I was nervous at first as the Stickman loops around your neck and holds everything in place, but it is really well designed and was not an issue at all in 2 weeks of riding. No wires protrude from your coat, nothing seems to snag when putting it on, and it allows for future adaptations, as Ken, the owner told me in an email that they hope to add to their heated wear collection.

What looks like a lot of wires, is really nicely designed and simple to use. The battery happens to be in my back pocket, but Easily tucks into a cycling jersey pocket or could be used in a front pocket as well. The wires down each arm or more than long enough that they do not pull, but aren't so long they are a problem. And the neck loop is incredibly loose fitting without any weight pulling on you.

This harness takes away the added battery weight from your wrist. Personally I found the wireless system to be quite comfy, but will likely switch over the the wired system for daily riding. I'll save the batteries in the wrists for other things, like skiing, mountain bike rides, skating and even running, all of which I have done with these gloves quite easily.

So, one year down the road and how are these gloves holding up? They are practically like brand new. As they are liners first and foremost, they are well protected by your over gloves. They can be hand washed, so they don't get too dirty either. My batteries still hold a full charge, which is usually enough for me to get to and from work with warm fingers (1.5 hours for 1 battery, 3 hours with 2 batteries on maximum setting).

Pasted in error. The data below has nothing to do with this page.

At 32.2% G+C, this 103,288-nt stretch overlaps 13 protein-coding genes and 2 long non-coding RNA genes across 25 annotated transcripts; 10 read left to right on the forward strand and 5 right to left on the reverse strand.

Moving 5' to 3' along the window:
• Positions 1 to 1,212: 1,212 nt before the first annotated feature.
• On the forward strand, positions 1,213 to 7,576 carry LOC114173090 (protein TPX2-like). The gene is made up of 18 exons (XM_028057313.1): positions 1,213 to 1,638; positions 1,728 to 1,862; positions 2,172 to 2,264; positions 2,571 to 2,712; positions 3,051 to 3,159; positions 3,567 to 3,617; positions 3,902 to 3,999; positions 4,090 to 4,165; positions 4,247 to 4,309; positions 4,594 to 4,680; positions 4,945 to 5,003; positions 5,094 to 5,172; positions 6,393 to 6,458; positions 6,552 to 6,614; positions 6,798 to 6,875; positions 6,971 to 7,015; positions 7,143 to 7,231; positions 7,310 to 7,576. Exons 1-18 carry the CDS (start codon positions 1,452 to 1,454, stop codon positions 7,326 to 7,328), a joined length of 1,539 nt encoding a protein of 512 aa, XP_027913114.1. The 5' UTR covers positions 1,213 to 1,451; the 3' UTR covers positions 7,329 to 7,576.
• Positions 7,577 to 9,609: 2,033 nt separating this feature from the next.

The charging system is really just a plug and wire, so it is simple to throw in your pack and recharge at work if you need.

Power in Motion has a great video on the link I posted above showing their gloves and filled with the technical talk which some people want to see.

In short if you like being active in the winter these are a great way to keep warm and extend your outdoor time, even on super cold days. No hiding from the Polar Vortex!

Originally I contacted Ken at Power in Motion to see about buying some gloves, as they had no one on the East Coast. He put me in contact with John at Bay Cycle and Sports in Pickering John was really great to deal with and shipped my gloves quickly.

Hopefully I gave you all the info you need but if not leave a comment. They are tough, durable and warm. Well worth the price. And Canadian designed from a company that knows about winter and electronics!

Tuesday, February 4, 2014

Last Night My Run Training Was A Failure...Or Was It?

So it was Monday night and it was time for my threshold run. The purpose of this run is to help elevate the barrier between the aerobic engine and the anaerobic engine. The higher the aerobic capacity you have, the faster you can run for longer. Seems simple enough.